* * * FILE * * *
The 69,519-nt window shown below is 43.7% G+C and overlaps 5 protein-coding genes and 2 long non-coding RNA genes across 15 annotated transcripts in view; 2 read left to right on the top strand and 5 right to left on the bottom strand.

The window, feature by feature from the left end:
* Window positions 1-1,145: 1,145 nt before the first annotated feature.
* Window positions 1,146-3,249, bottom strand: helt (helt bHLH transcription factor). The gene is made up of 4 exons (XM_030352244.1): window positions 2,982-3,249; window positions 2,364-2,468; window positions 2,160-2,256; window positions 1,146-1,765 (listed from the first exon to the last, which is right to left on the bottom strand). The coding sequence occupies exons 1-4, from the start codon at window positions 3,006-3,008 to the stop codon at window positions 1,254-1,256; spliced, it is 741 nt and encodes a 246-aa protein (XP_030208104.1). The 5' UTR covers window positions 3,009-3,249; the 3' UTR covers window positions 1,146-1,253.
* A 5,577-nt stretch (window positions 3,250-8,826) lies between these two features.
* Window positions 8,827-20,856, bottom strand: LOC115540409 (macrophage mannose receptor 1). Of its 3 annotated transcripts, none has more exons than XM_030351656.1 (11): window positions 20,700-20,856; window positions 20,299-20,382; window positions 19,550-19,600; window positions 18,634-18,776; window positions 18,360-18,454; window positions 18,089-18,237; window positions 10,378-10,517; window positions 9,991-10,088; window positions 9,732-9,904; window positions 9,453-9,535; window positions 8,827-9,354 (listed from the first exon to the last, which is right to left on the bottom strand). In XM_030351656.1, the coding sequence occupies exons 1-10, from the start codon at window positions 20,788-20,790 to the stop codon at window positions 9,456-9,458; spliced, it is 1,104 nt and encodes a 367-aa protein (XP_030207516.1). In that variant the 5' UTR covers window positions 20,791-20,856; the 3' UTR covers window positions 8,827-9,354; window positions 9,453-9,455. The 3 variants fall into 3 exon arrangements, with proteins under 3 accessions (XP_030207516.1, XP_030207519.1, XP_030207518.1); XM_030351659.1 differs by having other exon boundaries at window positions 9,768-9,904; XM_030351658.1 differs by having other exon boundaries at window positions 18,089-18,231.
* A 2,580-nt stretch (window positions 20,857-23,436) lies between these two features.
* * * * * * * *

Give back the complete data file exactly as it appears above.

The 69,519-nt window shown below is 43.7% G+C and overlaps 5 protein-coding genes and 2 long non-coding RNA genes across 15 annotated transcripts in view; 2 read left to right on the top strand and 5 right to left on the bottom strand.

The window, feature by feature from the left end:
* Window positions 1-1,145: 1,145 nt before the first annotated feature.
* Window positions 1,146-3,249, bottom strand: helt (helt bHLH transcription factor). The gene is made up of 4 exons (XM_030352244.1): window positions 2,982-3,249; window positions 2,364-2,468; window positions 2,160-2,256; window positions 1,146-1,765 (listed from the first exon to the last, which is right to left on the bottom strand). The coding sequence occupies exons 1-4, from the start codon at window positions 3,006-3,008 to the stop codon at window positions 1,254-1,256; spliced, it is 741 nt and encodes a 246-aa protein (XP_030208104.1). The 5' UTR covers window positions 3,009-3,249; the 3' UTR covers window positions 1,146-1,253.
* A 5,577-nt stretch (window positions 3,250-8,826) lies between these two features.
* Window positions 8,827-20,856, bottom strand: LOC115540409 (macrophage mannose receptor 1). Of its 3 annotated transcripts, none has more exons than XM_030351656.1 (11): window positions 20,700-20,856; window positions 20,299-20,382; window positions 19,550-19,600; window positions 18,634-18,776; window positions 18,360-18,454; window positions 18,089-18,237; window positions 10,378-10,517; window positions 9,991-10,088; window positions 9,732-9,904; window positions 9,453-9,535; window positions 8,827-9,354 (listed from the first exon to the last, which is right to left on the bottom strand). In XM_030351656.1, the coding sequence occupies exons 1-10, from the start codon at window positions 20,788-20,790 to the stop codon at window positions 9,456-9,458; spliced, it is 1,104 nt and encodes a 367-aa protein (XP_030207516.1). In that variant the 5' UTR covers window positions 20,791-20,856; the 3' UTR covers window positions 8,827-9,354; window positions 9,453-9,455. The 3 variants fall into 3 exon arrangements, with proteins under 3 accessions (XP_030207516.1, XP_030207519.1, XP_030207518.1); XM_030351659.1 differs by having other exon boundaries at window positions 9,768-9,904; XM_030351658.1 differs by having other exon boundaries at window positions 18,089-18,231.
* A 2,580-nt stretch (window positions 20,857-23,436) lies between these two features.